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Tensions are rising between the government and parents of some Nova Scotia hockey players.
Following last week's announcement that competition can resume around the province, some parents expressed anger they were not allowed inside the facilities to watch the games. Since then, Halifax Regional Municipality officials reminded parents they are also not allowed to film or livestream inside municipal arenas, further raising the temperature in the dispute.
"It’s fine," Scott MacPhee posted on Twitter. "We’ll just drop the kids at the rink and head to the bar and sit around non-socially distanced drinking because according to our government policy that is safer than socially distanced masked parents sitting in a rink or at home watching on their phones."
"Live streaming has been going on for years!! And now, during this already difficult time, you decide to shut it down. #letusintherinks," tweeted Suzanne Chipp.
The logic described in the HRM announcement was that livestreaming violates longstanding privacy policies but the statement also described an ongoing process to consider modifying the restrictions.
"Due to public health restrictions that prohibit spectators in facilities, including arenas, and recent changes permitting games, the municipality has received intense interest to record and livestream in our arenas, especially among hockey groups.
"Recording/livestreaming of participants has not been permitted in municipal facilities including arenas. This practice has been in place for many years in order to protect the privacy of participants.
"The municipality appreciates the interest and desire to be able to livestream games in light of the current circumstances. The municipality, Hockey Nova Scotia and other partners are currently working on possible approaches to allow livestreaming in a way that still meets privacy requirements. It is important to note that safety of participants and visitors remains our number one priority. Privacy considerations will be paramount during these discussions. Updates on this matter will be provided once discussions with our partners are completed."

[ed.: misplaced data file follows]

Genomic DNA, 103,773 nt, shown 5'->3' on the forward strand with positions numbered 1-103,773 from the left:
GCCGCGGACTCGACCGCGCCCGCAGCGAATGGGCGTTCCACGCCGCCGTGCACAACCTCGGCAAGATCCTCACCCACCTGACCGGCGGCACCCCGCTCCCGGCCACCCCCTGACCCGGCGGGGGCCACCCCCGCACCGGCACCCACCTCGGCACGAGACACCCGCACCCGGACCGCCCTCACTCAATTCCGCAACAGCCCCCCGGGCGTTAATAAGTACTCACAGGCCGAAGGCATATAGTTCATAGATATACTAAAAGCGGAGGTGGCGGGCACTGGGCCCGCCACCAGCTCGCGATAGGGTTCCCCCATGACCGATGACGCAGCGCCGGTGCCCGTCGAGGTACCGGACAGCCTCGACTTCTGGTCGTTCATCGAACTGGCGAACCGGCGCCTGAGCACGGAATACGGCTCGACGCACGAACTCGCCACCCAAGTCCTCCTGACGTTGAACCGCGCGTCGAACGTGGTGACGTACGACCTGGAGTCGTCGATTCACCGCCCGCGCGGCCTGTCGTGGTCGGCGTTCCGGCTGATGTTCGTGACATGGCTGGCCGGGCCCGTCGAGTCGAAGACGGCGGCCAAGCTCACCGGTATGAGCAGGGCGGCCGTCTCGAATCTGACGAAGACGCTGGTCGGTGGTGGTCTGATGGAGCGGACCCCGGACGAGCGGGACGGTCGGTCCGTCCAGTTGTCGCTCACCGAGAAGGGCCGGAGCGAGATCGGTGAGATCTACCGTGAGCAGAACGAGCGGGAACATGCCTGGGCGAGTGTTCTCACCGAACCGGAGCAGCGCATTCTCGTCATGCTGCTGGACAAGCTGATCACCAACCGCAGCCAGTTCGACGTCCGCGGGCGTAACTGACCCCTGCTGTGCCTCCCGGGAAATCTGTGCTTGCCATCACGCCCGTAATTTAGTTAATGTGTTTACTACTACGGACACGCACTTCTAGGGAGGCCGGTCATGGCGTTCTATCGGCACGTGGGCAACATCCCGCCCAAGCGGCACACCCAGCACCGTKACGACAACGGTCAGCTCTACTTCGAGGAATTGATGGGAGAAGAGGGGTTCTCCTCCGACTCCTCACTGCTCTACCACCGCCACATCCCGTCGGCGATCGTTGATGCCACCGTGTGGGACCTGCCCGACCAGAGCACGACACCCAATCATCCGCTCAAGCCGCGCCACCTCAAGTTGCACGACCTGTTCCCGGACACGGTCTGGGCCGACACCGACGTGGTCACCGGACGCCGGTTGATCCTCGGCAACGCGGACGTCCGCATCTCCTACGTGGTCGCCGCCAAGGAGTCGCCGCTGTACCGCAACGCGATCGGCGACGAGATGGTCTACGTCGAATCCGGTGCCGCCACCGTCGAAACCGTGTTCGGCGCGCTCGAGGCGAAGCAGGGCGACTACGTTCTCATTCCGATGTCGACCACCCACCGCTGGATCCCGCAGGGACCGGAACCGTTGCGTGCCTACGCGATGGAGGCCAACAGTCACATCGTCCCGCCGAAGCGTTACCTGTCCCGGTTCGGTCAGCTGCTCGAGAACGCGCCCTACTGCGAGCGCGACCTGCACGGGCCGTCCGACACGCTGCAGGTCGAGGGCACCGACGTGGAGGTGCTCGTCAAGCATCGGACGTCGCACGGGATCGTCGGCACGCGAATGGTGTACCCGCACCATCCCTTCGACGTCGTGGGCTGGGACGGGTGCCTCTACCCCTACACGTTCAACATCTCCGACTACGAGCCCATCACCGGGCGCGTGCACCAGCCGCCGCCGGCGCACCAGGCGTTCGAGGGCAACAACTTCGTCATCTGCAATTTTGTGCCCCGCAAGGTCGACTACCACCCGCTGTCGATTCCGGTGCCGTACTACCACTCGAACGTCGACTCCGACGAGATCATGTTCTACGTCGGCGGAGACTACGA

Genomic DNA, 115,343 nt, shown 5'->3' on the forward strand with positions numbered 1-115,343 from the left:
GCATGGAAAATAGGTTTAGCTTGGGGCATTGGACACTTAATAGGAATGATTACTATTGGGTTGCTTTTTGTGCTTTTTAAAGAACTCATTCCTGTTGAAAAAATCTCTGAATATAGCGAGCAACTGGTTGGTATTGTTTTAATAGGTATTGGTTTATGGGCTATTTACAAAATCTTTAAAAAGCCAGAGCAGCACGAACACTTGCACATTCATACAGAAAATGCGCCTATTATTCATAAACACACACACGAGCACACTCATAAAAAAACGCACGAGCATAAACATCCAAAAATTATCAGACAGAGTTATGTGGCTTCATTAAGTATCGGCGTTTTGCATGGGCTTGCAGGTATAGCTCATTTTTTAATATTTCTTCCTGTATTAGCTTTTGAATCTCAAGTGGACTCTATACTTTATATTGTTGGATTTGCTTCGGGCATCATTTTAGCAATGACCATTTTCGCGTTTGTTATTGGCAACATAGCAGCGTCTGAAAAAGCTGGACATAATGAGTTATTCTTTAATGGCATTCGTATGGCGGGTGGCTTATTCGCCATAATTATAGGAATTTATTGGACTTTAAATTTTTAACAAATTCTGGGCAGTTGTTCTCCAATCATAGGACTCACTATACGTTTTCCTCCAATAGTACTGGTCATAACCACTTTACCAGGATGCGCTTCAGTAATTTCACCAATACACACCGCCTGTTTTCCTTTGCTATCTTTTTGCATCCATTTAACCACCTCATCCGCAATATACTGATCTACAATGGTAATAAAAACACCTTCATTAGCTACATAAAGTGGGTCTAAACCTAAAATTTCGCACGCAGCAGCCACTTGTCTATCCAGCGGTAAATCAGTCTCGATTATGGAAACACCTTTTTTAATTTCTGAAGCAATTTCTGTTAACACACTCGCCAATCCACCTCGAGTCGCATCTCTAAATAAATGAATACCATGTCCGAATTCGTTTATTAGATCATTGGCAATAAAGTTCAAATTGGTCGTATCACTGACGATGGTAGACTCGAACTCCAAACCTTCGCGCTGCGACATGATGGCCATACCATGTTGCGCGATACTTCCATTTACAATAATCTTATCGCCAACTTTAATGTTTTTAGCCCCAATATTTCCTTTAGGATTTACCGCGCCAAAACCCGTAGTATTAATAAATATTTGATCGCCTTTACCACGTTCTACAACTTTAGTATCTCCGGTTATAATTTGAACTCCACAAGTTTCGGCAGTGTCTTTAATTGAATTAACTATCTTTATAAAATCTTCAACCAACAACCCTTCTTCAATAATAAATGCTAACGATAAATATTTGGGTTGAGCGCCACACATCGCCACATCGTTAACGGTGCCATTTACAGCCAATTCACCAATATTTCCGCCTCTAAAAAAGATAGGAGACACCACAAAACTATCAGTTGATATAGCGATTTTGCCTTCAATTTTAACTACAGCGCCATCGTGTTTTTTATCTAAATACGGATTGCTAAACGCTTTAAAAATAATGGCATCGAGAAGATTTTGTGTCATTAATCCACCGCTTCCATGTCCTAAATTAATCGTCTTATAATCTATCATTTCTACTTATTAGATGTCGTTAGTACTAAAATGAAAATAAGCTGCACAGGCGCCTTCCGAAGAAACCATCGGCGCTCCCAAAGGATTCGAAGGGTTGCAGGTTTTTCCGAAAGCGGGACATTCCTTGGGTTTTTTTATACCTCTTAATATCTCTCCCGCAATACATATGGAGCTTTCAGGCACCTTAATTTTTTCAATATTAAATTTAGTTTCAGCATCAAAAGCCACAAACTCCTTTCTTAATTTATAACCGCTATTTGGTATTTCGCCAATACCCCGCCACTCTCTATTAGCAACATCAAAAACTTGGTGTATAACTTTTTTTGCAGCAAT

When asked about the issue during Tuesday's provincial government COVID-19 news conference, Nova Scotia Chief Medical Officer of Health Dr. Robert Strang encouraged everyone to embrace what is allowed here instead of focusing on what isn't.
"It wasn't that long ago kids in Halifax weren't playing hockey at all and now they can play hockey so I ask the parents to be patient," Strang said. "Before I came here (to the news conference), I got an email from Soccer Nova Scotia and they were on a national call and they said the emotion that was expressed on that call (was intense) because in virtually every other province they don't know what they're going to do. They can't even play soccer.
"Our focus first and foremost is to get kids playing. When it's safe, we'll get parents back into the stands but we need to be slow and careful about this. I have to say what I said last week: focus on what you can do in Nova Scotia compared to elsewhere and not what you can't yet do, please."
Premier Stephen McNeil echoed those sentiments while addressing the current COVID-19 landscape in Nova Scotia in more general terms, reminding everyone the much more contagious UK variant was detected here just a few days ago.
"With the variant already making its way into this province, thankfully we believe we've controlled it but it's not something that we can ignore," McNeil said. "It arrived without any warning and COVID is bad enough. But the variant is far more aggressive, far more difficult to predict and with the uncertainty around supply of any vaccine, we have to be extra cautious so we will continue to keep things the way they are in this province.
"We're open for business, as Dr. Strang mentioned, with restrictions but we're not wide open for gatherings. I hope all of you can understand. I know you're making sacrifices and I know it's hard but we are putting your safety first. Thank you for your patience."